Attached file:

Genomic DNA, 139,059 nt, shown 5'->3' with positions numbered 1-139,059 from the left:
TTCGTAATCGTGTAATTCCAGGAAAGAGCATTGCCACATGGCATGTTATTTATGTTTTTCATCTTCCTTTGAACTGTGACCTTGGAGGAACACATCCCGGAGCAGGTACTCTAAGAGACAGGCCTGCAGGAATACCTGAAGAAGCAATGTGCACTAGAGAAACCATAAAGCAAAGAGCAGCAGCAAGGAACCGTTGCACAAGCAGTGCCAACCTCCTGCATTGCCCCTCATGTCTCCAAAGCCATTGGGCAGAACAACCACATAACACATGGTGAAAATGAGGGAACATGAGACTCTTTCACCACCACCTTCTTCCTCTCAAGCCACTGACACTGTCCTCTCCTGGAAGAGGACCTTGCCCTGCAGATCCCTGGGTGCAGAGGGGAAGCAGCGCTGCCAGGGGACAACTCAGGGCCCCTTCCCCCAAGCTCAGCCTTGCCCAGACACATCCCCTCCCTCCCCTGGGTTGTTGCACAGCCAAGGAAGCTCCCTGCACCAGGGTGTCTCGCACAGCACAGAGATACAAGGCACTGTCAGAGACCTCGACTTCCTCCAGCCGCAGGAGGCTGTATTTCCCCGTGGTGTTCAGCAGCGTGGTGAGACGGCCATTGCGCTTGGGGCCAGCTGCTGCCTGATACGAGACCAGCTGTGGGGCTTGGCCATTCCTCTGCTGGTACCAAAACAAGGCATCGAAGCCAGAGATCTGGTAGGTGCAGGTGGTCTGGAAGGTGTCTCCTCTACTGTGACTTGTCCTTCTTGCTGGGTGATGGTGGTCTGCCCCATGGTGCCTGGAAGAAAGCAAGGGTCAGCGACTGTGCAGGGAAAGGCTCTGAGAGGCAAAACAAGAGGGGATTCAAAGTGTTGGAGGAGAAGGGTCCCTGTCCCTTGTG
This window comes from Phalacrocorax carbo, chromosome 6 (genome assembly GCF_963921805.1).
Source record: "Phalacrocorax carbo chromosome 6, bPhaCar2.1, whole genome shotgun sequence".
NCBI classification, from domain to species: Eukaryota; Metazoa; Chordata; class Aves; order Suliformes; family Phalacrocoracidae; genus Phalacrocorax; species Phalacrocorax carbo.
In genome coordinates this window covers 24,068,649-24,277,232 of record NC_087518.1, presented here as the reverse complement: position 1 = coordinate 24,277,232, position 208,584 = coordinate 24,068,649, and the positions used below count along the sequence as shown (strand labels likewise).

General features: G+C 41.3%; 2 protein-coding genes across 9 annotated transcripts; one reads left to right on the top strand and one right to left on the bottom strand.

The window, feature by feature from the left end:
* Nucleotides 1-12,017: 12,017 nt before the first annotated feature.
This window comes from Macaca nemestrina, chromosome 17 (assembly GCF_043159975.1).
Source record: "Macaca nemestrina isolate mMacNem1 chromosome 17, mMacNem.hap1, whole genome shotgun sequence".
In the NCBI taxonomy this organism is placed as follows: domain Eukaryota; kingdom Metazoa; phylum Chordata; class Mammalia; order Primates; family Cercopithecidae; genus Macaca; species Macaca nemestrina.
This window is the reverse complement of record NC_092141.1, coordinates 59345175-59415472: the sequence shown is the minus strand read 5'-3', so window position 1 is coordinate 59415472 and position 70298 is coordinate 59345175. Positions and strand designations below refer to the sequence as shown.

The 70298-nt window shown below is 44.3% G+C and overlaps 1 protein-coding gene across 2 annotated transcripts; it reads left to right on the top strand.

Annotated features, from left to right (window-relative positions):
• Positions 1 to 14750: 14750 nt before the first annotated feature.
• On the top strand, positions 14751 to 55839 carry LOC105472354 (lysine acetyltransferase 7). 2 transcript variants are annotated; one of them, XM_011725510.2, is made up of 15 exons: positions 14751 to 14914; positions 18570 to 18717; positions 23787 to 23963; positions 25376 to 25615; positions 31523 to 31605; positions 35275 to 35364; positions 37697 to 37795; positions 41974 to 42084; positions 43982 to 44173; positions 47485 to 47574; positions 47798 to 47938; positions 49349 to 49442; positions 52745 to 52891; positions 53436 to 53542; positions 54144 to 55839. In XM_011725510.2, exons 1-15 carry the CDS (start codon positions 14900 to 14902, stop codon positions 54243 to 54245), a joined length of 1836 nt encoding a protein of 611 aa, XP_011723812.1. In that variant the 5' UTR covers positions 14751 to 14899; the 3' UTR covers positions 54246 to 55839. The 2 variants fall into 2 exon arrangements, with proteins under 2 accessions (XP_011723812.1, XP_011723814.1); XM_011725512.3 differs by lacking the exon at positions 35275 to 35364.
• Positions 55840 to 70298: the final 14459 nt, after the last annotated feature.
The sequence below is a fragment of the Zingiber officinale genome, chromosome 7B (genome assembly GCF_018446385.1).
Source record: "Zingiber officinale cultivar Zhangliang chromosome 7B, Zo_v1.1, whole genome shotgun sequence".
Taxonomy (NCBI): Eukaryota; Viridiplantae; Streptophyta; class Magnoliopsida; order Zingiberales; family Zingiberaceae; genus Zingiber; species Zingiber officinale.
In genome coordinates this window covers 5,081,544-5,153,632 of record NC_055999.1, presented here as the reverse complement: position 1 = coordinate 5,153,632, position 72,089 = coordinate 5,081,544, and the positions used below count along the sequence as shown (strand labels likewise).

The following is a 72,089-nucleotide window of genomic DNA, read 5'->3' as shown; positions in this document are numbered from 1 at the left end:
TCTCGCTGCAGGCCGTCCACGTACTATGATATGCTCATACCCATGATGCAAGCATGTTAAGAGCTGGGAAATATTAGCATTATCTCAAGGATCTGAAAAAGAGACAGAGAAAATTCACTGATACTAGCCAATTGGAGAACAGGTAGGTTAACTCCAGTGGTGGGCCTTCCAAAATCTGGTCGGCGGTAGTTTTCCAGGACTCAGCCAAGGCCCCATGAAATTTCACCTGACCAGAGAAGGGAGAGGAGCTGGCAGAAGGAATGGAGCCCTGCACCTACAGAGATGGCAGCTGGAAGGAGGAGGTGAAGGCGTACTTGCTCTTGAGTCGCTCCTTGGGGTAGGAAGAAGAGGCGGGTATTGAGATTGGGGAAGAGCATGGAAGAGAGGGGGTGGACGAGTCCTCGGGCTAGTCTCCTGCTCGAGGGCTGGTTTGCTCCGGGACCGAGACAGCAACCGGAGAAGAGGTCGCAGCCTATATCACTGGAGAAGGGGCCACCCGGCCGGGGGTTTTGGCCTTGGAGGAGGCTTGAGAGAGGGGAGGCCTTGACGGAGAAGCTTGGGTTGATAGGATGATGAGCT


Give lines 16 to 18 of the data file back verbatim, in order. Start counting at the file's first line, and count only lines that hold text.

• Positions 1 to 14750: 14750 nt before the first annotated feature.
• On the top strand, positions 14751 to 55839 carry LOC105472354 (lysine acetyltransferase 7). 2 transcript variants are annotated; one of them, XM_011725510.2, is made up of 15 exons: positions 14751 to 14914; positions 18570 to 18717; positions 23787 to 23963; positions 25376 to 25615; positions 31523 to 31605; positions 35275 to 35364; positions 37697 to 37795; positions 41974 to 42084; positions 43982 to 44173; positions 47485 to 47574; positions 47798 to 47938; positions 49349 to 49442; positions 52745 to 52891; positions 53436 to 53542; positions 54144 to 55839. In XM_011725510.2, exons 1-15 carry the CDS (start codon positions 14900 to 14902, stop codon positions 54243 to 54245), a joined length of 1836 nt encoding a protein of 611 aa, XP_011723812.1. In that variant the 5' UTR covers positions 14751 to 14899; the 3' UTR covers positions 54246 to 55839. The 2 variants fall into 2 exon arrangements, with proteins under 2 accessions (XP_011723812.1, XP_011723814.1); XM_011725512.3 differs by lacking the exon at positions 35275 to 35364.
• Positions 55840 to 70298: the final 14459 nt, after the last annotated feature.